Disappointing annual sales numbers for Shoprite

South Africa’s biggest food retailer Shoprite Holdings saw its shares slide after reporting a 7% rise in full-year sales that fell short of analysts’ estimates.

Shoprite, which runs discount grocery stores, said on Monday total sales rose 7.3% in the year to end-June, to about R72.3-billion. A Thomson Reuters poll of seven analysts expected R74.4-billion.

“When you look at the number in isolation, it is still an astonishingly good performance in a very tight, competitive environment,” said Syd Vianello, analyst at Nedcor Securities.

“But the fact is, the market was expecting more.”

Shares in the company fell 1.8% to R102.26, underperforming a 1.3% drop in Johannesburg’s Top 40 index of blue-chips.

Consumer demand is recovering in South Africa after a contraction in 2009, helped by 6.5 percentage points of interest rate cuts that have pushed borrowing costs to historic lows.

SA optimism
However, analysts and fund mangers caution the recovery is not enough to justify the high valuations of retailers.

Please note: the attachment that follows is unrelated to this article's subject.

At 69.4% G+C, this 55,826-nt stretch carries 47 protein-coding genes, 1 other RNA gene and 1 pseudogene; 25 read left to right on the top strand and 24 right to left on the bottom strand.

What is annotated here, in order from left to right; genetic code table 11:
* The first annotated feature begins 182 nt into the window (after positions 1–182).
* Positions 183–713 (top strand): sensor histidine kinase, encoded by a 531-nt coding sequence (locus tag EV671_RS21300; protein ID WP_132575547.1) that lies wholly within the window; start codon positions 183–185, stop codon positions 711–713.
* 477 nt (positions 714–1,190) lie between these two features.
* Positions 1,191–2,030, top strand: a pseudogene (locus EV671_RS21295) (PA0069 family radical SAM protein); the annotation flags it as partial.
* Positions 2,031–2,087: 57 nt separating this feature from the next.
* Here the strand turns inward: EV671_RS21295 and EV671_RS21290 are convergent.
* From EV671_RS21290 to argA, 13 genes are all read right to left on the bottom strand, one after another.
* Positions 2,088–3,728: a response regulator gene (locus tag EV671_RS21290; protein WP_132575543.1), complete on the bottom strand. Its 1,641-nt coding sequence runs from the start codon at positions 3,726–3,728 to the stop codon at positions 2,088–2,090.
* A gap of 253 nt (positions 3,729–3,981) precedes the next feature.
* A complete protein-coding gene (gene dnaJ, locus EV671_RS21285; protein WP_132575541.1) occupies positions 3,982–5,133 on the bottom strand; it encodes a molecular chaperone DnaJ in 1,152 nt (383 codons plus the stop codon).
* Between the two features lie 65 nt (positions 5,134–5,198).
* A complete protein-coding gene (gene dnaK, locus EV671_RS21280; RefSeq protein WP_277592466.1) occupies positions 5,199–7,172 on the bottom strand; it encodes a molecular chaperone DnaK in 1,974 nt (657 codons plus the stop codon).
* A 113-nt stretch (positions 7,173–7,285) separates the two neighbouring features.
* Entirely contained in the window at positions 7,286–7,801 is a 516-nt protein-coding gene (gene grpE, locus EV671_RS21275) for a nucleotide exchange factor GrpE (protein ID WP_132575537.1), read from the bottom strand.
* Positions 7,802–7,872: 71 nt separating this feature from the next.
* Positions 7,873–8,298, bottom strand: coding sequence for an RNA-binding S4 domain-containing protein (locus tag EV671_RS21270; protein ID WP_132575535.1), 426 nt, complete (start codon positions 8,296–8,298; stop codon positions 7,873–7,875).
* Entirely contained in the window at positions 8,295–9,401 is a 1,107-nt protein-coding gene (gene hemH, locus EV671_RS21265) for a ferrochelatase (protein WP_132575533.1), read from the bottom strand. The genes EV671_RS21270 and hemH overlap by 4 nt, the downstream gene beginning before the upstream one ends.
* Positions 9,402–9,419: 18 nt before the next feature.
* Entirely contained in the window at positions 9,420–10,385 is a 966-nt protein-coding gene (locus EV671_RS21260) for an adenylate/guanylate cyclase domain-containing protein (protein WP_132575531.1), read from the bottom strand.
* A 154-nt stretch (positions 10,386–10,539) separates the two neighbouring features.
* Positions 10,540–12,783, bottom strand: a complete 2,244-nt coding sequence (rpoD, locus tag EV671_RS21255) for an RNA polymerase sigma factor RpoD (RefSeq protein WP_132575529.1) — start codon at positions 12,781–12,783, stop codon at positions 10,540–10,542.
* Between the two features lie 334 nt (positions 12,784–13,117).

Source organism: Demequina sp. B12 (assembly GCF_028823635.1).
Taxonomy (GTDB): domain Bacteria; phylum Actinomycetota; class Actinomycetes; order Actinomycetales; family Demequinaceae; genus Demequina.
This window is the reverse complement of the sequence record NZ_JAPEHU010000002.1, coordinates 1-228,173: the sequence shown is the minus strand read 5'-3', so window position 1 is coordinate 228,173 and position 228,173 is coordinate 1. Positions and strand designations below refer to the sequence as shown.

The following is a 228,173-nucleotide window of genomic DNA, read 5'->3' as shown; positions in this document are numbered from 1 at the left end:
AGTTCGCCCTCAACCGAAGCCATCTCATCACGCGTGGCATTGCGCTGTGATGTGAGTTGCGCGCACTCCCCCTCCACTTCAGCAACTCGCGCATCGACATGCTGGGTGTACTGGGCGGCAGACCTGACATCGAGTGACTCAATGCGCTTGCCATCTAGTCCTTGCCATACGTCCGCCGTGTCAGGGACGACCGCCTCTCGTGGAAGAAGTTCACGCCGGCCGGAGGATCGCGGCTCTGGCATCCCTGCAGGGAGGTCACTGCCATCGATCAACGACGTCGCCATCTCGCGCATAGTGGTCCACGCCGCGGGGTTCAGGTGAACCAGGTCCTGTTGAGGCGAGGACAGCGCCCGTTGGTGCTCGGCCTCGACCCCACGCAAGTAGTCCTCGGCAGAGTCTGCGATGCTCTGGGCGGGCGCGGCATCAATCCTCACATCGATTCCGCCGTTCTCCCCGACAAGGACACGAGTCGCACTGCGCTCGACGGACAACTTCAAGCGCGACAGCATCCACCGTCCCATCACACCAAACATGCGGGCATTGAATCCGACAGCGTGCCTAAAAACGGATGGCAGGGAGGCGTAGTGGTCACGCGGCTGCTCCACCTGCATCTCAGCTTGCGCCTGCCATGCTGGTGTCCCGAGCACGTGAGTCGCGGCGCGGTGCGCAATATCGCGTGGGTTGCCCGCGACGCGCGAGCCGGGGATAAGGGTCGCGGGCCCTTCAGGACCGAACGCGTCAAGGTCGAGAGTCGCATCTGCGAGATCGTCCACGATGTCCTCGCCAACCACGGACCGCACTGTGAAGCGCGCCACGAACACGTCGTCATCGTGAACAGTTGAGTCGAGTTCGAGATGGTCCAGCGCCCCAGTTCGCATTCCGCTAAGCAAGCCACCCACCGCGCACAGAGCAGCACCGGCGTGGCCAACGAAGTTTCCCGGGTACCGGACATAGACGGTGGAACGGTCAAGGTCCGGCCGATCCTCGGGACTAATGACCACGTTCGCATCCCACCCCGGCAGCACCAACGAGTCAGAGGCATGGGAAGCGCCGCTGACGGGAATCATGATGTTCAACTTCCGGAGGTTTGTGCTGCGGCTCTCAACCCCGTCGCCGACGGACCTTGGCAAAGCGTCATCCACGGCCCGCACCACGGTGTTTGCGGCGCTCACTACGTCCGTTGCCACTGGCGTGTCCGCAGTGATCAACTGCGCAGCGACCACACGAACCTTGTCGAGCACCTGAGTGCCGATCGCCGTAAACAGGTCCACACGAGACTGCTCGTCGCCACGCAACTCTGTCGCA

Shoprite trades at around 20.5 times its forward 12-month earnings—according to Thomson Reuters data—compared with some 15 times at Australia’s Woolworths.

Vianello said he has been urging clients to dump the stock over the past year.

“People have been piling into South African stocks on optimism, but the stark reality is that things are very tough in this economy,” he said.

Although latest data shows South Africa’s retail sales accelerating almost 10% in April, sales growth has been much weaker than expected this year.

Shoprite’s mainstay South African business increased sales by 7.2%, while its 114 supermarkets in the rest of the continent lifted sales by 2.1% in rand currency terms.

The group furniture unit grew turnover by 1.9% as indebted consumers continue to put off buying big-ticket items.—Reuters

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